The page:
Governments are still spending billions subsidizing oil, gas and coal. We need to #StopFundingFossils and start investing in the future.
OVERVIEW OF WORK
Since the Paris Agreement, G20 governments have continued to finance more than USD 77 billion dollars annually in fossil fuels through multilateral development banks (MDBs), bilateral development finance institutions (DFIs), and export credit agencies (ECAs). This is three times the support they provide to clean energy. Beyond providing this direct monetary backing, these institutions reduce perceived risk and provide a government stamp of approval on fossil fuel projects that often serves to crowd in private finance. While recently the level of fossil fuel support has started to drop, institutional policies to exclude fossil fuel finance are needed to ensure this progress continues.
While a number of public finance institutions committed to ending coal finance in the early 2010s, it wasn’t until 2017, following years of campaign pressure by Oil Change and others, that the World Bank made a meaningful commitment to stop financing for upstream oil and gas. Following an intense campaign effort, in 2019 the European Investment Bank committed to ending nearly all oil, gas and coal finance. Recently, the UK announced it would end overseas oil and gas finance, and the EU and US, among others, have signalled that they intend to follow suit. Building off these successes, OCI is now working to secure further commitments from governments and public finance institutions on ending public finance for fossil fuels.
LATEST PROGRAM POSTS
A new analysis released today highlights how European Investment Bank (EIB) financing of fossil fuel projects – in particular gas pipelines and LNG terminals – is not compatible with EU climate commitments or the aims of the Paris Agreement.
There is no room for further financing of fossil gas or any other fossil fuel projects by the EIB. This briefing calls for the new Energy Lending Policy to reflect this reality. The EIB cannot claim to uphold its commitment to align its finance with the Paris Agreement if it continues to finance fossil gas projects.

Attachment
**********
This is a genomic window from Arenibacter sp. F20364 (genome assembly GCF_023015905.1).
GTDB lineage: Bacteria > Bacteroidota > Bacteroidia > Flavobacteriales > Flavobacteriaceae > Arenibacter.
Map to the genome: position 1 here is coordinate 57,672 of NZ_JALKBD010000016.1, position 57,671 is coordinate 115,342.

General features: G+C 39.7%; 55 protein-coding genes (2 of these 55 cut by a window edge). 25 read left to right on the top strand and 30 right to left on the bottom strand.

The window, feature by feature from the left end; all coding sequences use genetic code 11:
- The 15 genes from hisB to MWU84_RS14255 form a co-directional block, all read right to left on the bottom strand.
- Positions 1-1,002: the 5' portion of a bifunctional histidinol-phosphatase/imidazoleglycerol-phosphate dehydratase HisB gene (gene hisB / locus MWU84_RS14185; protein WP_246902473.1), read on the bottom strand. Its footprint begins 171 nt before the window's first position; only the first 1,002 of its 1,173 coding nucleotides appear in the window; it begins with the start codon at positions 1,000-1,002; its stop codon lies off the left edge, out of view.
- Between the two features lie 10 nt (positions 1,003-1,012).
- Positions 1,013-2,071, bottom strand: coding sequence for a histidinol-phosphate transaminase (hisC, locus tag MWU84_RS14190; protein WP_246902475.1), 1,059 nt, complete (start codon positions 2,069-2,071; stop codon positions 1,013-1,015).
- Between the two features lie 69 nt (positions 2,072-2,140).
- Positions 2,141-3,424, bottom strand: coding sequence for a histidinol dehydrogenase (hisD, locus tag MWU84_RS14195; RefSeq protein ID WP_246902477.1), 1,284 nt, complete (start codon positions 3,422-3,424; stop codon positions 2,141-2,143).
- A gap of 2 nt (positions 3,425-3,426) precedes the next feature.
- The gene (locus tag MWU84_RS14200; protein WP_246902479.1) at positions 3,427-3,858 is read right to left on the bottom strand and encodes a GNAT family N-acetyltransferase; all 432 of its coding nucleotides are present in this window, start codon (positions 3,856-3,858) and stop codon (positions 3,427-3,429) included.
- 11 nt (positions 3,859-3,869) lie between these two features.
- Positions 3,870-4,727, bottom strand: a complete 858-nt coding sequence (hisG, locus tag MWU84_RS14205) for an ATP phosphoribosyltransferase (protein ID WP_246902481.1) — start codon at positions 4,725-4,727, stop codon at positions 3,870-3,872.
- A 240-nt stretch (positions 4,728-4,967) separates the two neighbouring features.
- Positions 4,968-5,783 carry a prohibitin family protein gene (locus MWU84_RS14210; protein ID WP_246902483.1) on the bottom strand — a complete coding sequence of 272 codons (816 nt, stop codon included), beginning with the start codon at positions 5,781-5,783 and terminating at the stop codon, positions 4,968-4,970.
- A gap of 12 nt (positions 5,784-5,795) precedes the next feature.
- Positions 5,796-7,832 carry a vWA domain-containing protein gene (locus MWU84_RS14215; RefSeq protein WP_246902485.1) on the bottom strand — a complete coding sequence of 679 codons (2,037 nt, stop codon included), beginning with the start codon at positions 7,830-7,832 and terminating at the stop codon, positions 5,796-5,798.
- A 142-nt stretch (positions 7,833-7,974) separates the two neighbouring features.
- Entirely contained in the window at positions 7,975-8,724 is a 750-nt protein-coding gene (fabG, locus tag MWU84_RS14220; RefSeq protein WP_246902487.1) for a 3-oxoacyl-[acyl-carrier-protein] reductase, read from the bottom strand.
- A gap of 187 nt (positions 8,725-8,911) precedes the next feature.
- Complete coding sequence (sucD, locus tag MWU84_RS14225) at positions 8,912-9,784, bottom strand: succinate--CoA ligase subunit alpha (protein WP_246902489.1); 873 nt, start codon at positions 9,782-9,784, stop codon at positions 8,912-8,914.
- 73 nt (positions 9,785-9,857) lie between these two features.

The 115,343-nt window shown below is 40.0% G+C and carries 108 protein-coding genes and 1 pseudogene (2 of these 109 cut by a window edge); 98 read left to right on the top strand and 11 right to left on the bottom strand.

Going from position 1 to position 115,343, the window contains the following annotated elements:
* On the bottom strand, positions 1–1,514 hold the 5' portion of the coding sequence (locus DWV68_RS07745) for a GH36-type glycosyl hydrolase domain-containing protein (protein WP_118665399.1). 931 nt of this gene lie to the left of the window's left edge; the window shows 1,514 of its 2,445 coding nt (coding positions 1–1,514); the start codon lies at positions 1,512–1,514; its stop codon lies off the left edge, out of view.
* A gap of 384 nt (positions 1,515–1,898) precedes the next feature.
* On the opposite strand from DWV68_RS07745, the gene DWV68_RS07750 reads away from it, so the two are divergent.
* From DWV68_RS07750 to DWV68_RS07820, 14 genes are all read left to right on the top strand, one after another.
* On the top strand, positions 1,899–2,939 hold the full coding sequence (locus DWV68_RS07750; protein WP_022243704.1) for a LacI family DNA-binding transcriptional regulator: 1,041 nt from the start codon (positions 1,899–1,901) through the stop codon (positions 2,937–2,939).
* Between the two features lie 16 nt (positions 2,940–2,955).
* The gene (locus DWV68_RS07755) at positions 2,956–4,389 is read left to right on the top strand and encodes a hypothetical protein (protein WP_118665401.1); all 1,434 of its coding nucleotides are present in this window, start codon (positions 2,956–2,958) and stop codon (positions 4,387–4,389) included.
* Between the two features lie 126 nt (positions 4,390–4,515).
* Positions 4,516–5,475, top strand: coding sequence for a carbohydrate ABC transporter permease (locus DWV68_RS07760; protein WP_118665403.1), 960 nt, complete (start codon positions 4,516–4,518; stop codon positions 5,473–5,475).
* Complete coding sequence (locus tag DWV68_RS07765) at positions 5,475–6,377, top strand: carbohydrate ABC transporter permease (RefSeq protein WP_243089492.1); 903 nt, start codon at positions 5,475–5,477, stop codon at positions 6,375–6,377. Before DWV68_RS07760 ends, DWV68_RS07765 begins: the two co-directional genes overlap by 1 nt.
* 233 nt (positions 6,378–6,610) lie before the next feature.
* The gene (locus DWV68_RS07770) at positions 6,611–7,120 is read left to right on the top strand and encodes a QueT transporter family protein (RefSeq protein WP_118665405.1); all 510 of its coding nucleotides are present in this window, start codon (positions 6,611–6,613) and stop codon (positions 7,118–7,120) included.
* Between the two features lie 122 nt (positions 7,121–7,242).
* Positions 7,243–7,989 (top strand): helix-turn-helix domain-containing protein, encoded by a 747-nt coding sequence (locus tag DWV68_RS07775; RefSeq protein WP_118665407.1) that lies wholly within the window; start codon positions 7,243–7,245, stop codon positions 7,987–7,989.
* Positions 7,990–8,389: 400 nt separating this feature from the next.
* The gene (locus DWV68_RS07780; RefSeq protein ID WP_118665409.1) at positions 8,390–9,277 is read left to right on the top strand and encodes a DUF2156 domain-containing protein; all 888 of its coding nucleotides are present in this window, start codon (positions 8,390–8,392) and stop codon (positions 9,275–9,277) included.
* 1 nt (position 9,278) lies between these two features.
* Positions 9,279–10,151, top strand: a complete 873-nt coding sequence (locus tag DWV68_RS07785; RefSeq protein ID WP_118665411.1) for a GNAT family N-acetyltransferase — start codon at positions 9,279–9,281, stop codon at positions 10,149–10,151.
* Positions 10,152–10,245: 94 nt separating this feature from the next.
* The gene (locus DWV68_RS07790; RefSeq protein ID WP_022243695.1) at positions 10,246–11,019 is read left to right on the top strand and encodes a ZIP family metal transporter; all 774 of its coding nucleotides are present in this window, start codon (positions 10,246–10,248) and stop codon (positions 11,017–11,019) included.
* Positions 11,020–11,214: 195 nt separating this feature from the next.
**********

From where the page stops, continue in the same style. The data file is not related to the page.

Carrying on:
Even though the science says we cannot carry on drilling, the oil industry capital investment over the next decade is forecast to rise over 85%, reaching over $1 trillion a year.
One of Britain’s elite cycling teams has just announced that its new sponsor will be the UK’s richest man, petrochemical and fracking boss, Sir Jim Ratcliffe.
LATEST PROGRAM RESEARCH
New Briefing: Despite pledging to stop international financing for fossil fuel projects by the end of 2022, the Italian Government is continuing to actively consider financing for major international fossil fuel projects that could emit greenhouse gas emissions equivalent to at least 3.5 times Italy’s annual emissions.
This report looks at G20 country and MDB traceable international public finance for fossil fuels from 2019-2021 and finds they are still backing at least USD 55 billion per year in oil, gas, and coal projects. This is a 35% drop compared to previous years (2016-2018), but still, almost twice the support provided for clean energy, which averaged only $29 billion per year.
From 2010-2021, the United States' trade and development finance institutions provided nearly five times as much support to fossil fuels as to renewables — over $51.6 billion for fossils compared to just $10.9 billion for renewables.